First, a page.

TABLE OF CONTENTS


Descriptive Summary of the Collection

Administrative Information

History of the Seeing Indian in Chicago Project

Scope and Content of the Collection

Organization

Selected Search Terms

Container List

Series 1: Dan Battise Photographs

Series 2: Ben Bearskin Photographs

Series 3: Orlando Cabanban Photographs

Series 4: Joe Kazumura Photographs

Series 5: F. Peter Weil Photographs

Series 6: Leroy Wesaw Photographs

Series 7: Exhibition Labels and Oversize

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Inventory of the Seeing Indian in Chicago Exhibition Records, 1958-1985


The Newberry Library
Roger and Julie Baskes Department of Special Collections
60 West Walton Street
Chicago, Illinois 60610-7324
USA
Phone: 312-255-3506
Fax: 312-255-3646
E-Mail: specialcolls@newberry.org
URL: http://www.newberry.org

Machine-readable finding aid encoded by Lisa Janssen, 2004.

©2004.


Descriptive Summary of the Collection

Creator D'Arcy McNickle Center for American Indian History, 1985
Title Seeing Indian in Chicago Exhibition Records
Dates 1958-1985
Extent 3 linear feet (5 boxes and 1 oversize box)
Abstract Photographs from the Seeing Indian in Chicago American Indian photography exhibit, July 22-September 21, 1985, Hermon Dunlap Smith Gallery, The Newberry Library. Also exhibition labels.
Language Materials are in English.
Repository Newberry Library, Roger and Julie Baskes Department of Special Collections
Collection Call Number Ayer Modern MS Seeing Indian
Collection Stack Location 3 60 11

Administrative Information

Cite As

Seeing Indian in Chicago Exhibition Records, The Newberry Library, Chicago.

Provenance

D'Arcy McNickle Center for American Indian History, 1985.

Processed by

Christina A. Reynen, 2001.

Access

The Seeing Indian in Chicago Exhibition Records are open for research in the Special Collections Reading Room; 1 box at a time (Priority III).

Ownership and Literary Rights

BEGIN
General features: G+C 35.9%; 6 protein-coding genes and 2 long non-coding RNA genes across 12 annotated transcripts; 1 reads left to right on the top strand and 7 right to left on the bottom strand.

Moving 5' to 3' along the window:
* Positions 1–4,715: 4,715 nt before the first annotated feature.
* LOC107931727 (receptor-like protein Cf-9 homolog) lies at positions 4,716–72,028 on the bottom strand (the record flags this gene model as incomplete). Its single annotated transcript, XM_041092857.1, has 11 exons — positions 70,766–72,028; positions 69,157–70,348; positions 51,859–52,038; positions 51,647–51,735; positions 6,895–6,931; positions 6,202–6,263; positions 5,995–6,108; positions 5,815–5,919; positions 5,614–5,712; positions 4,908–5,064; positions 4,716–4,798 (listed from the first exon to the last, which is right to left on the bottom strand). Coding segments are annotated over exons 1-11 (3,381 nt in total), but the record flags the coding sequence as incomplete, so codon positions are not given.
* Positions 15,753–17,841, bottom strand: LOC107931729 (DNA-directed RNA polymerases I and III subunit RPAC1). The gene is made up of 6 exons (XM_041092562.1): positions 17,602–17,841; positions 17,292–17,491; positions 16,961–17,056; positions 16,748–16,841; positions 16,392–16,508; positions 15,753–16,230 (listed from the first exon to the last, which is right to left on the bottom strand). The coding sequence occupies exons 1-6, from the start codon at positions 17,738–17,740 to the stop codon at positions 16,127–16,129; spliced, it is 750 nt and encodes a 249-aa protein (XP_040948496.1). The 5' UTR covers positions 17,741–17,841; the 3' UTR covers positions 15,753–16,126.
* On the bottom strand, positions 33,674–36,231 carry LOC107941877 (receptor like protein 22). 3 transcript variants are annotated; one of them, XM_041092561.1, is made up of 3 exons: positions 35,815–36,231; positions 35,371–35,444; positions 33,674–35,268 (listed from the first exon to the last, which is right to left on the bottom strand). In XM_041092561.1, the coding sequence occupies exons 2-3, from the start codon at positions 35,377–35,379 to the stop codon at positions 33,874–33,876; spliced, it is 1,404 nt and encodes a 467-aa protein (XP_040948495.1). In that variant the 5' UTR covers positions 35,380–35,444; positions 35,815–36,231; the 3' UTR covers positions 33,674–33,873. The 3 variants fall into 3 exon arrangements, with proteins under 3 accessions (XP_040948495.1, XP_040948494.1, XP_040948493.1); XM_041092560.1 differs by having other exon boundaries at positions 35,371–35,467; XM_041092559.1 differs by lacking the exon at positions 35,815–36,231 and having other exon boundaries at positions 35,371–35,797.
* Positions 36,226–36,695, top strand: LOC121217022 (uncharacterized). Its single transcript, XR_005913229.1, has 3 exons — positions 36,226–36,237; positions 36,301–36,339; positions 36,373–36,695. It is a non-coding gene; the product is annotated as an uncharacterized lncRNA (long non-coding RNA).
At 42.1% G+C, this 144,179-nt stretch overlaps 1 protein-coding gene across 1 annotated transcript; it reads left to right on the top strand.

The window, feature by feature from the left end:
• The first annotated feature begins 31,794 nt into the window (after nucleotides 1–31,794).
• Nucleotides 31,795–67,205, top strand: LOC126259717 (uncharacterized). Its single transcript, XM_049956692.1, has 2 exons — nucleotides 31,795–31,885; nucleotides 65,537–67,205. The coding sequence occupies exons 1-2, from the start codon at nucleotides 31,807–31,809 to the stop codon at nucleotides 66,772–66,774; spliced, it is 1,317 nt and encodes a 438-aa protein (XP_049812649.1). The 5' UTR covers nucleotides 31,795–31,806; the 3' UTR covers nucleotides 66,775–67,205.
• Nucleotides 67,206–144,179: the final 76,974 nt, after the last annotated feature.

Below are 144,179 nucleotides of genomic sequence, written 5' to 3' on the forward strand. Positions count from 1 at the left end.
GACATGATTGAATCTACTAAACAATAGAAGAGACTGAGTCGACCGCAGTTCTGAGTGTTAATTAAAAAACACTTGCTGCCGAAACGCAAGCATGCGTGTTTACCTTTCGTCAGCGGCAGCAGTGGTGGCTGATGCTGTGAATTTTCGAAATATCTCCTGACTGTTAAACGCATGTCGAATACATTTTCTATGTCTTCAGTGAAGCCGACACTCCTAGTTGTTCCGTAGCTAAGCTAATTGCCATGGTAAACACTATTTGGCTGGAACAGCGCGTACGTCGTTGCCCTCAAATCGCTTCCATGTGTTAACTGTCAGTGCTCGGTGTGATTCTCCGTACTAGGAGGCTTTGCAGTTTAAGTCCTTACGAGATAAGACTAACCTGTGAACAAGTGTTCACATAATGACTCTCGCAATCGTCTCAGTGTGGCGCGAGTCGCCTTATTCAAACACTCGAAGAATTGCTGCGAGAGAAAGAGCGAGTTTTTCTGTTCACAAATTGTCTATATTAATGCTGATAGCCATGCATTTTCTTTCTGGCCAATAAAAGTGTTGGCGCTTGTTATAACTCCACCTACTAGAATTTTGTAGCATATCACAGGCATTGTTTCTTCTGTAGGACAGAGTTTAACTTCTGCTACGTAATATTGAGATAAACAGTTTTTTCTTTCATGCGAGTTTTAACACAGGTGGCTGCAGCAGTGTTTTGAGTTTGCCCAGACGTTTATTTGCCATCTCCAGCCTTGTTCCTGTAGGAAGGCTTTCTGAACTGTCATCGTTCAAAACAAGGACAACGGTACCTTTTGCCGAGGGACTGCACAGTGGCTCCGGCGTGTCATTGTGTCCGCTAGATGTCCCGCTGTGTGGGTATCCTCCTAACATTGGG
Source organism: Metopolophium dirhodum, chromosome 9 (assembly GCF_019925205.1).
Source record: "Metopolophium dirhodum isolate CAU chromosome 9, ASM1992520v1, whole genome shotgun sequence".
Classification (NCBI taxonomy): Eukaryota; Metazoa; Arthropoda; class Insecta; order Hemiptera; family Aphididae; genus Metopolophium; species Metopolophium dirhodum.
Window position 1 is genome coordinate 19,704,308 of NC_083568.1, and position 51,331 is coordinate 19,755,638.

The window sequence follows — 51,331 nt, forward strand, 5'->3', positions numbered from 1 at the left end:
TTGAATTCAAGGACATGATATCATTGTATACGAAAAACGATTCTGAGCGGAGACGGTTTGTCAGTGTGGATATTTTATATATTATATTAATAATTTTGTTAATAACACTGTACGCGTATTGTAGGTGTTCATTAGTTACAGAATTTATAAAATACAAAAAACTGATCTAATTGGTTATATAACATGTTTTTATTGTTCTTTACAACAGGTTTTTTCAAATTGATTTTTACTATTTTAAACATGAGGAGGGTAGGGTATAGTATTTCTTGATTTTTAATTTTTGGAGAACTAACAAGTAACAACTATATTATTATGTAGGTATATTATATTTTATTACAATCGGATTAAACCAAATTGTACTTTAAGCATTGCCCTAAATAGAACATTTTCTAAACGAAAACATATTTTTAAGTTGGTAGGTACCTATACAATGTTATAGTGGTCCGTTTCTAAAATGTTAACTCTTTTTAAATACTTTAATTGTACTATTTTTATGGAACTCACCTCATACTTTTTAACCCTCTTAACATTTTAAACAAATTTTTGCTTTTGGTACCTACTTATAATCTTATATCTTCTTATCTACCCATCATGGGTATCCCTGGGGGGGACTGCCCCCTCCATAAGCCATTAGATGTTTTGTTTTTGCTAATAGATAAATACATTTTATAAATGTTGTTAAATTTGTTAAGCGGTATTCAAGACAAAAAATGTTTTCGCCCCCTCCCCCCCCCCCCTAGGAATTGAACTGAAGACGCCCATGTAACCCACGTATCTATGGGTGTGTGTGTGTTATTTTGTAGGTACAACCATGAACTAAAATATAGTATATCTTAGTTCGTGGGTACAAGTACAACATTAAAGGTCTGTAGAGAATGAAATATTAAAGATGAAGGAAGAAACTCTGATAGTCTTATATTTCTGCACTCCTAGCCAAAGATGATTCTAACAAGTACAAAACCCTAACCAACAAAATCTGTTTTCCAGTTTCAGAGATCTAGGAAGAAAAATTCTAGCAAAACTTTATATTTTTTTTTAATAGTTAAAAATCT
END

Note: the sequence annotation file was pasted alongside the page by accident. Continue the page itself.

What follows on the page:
The Seeing Indian in Chicago Exhibition Records are the physical property of the Newberry Library. Copyright may belong to the authors or their legal heirs or assigns. For permission to publish or reproduce any materials from this collection, contact the Roger and Julie Baskes Department of Special Collections.

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History of the Seeing Indian in Chicago Project

The Seeing Indian in Chicago exhibition was sponsored by the D'Arcy McNickle Center for American Indian History of the Newberry Library. It was funded by the Ethnic and Folk Arts Program of the Illinois Arts Council and the Hyman and Marjorie Weinberg Foundation.

An outgrowth of the Chicago American Indian Oral History Project (1984), the Seeing Indian exhibition was held July 22-September 21, 1985 at the Hermon Dunlap Smith Gallery at the Newberry Library. It was part of the Chicago American Indian Photography Project which aimed to document the American Indian community in Chicago by creating an archives of photographs taken by interested community members. The exhibition honored six photographers of the Chicago Indian community: Dan Battise, Ben Bearskin, Orlando Cabanban, Joe Kazumura, F. Peter Weil, and Leroy Wesaw.

The photographs made by each of the photographers were shown to audiences at two community meetings; three photographers were featured at each meeting. In the course of showing the pictures many identifications were made of the individuals in the photographs. This community involvement meant that the pictures could be documented and made more useful to the larger community.

An opening was planned to celebrate the beginning of the exhibit on July 26, 1985, and efforts were made to make it a community event. Dancers and singers were present, and a prayer was offered by a community religious leader. At least half of the four hundred people present for the short program were members of the Chicago Indian community.

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Scope and Content of the Collection

Exhibition photographs by Dan Battise, Ben Bearskin, Orlando Cabanban, Joe Kazumura, F. Peter Weil and Leroy Wesaw, of the Chicago American Indian community.

The eighty-three photographs in the "Seeing Indian in Chicago" exhibition document the social life and customs of the American Indian community in Chicago during the late 1950's to the mid-1980's. They depict the group life and activities of the American Indian Center (AIC) such as camera club outings, pow wows, the basketball team and expositions. There are also shots of family members of the American Indian photographers (Battise, Bearskin and Wesaw). After the exhibition photographs is a series of exhibit labels, with a box of oversize material at the end.